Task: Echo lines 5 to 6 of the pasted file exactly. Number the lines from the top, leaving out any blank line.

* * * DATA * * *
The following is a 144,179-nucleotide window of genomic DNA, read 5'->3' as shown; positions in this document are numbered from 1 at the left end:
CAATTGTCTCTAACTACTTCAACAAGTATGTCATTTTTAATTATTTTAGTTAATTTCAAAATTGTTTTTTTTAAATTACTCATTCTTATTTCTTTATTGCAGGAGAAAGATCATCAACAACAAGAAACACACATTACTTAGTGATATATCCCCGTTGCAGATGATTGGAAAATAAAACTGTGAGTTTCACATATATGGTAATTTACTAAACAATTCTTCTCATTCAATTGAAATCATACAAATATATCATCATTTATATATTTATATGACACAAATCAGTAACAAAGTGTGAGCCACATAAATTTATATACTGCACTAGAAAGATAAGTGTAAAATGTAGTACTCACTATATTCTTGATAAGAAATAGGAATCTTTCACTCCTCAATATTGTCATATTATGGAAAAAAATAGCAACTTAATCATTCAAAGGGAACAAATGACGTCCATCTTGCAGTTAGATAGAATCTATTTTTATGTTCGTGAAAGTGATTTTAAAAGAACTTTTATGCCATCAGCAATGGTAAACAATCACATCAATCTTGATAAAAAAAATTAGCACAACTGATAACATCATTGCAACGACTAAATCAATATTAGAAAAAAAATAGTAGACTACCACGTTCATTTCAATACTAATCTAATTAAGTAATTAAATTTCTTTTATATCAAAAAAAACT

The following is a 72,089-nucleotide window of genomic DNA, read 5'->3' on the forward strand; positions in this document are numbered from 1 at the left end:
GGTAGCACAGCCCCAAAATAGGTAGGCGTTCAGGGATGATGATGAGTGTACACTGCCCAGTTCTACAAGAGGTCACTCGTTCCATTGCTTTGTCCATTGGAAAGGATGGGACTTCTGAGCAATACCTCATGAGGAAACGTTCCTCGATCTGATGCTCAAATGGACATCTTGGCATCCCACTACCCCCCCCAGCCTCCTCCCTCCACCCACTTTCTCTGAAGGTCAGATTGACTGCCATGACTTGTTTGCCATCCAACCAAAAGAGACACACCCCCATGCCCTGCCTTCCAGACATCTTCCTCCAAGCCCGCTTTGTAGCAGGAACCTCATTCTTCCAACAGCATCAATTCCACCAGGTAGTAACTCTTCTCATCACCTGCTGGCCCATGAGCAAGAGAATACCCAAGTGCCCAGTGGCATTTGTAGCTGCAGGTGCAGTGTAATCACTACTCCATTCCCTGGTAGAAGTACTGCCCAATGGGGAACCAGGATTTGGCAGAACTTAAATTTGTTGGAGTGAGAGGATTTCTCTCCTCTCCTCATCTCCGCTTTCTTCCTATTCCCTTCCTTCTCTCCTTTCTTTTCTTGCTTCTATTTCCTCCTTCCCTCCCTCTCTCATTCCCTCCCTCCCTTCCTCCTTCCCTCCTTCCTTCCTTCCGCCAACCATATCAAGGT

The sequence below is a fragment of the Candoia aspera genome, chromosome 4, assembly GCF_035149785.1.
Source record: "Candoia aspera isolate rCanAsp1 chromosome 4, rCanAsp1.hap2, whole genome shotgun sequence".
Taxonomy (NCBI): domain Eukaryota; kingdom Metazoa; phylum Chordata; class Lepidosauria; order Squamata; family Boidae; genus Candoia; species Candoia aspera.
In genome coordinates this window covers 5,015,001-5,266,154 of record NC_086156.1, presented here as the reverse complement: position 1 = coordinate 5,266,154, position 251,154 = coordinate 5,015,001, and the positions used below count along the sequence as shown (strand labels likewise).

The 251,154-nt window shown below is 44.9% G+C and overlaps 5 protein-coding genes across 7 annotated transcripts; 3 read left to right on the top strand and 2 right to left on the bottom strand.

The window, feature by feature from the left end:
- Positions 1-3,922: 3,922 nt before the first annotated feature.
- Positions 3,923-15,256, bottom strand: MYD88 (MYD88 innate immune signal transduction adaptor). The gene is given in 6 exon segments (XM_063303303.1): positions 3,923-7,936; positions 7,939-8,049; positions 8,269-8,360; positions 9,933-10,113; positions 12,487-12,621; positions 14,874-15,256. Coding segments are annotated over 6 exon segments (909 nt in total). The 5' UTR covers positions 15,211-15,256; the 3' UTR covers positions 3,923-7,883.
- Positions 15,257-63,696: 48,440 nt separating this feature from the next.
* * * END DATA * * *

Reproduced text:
The sequence below is a fragment of the Candoia aspera genome, chromosome 4, assembly GCF_035149785.1.
Source record: "Candoia aspera isolate rCanAsp1 chromosome 4, rCanAsp1.hap2, whole genome shotgun sequence".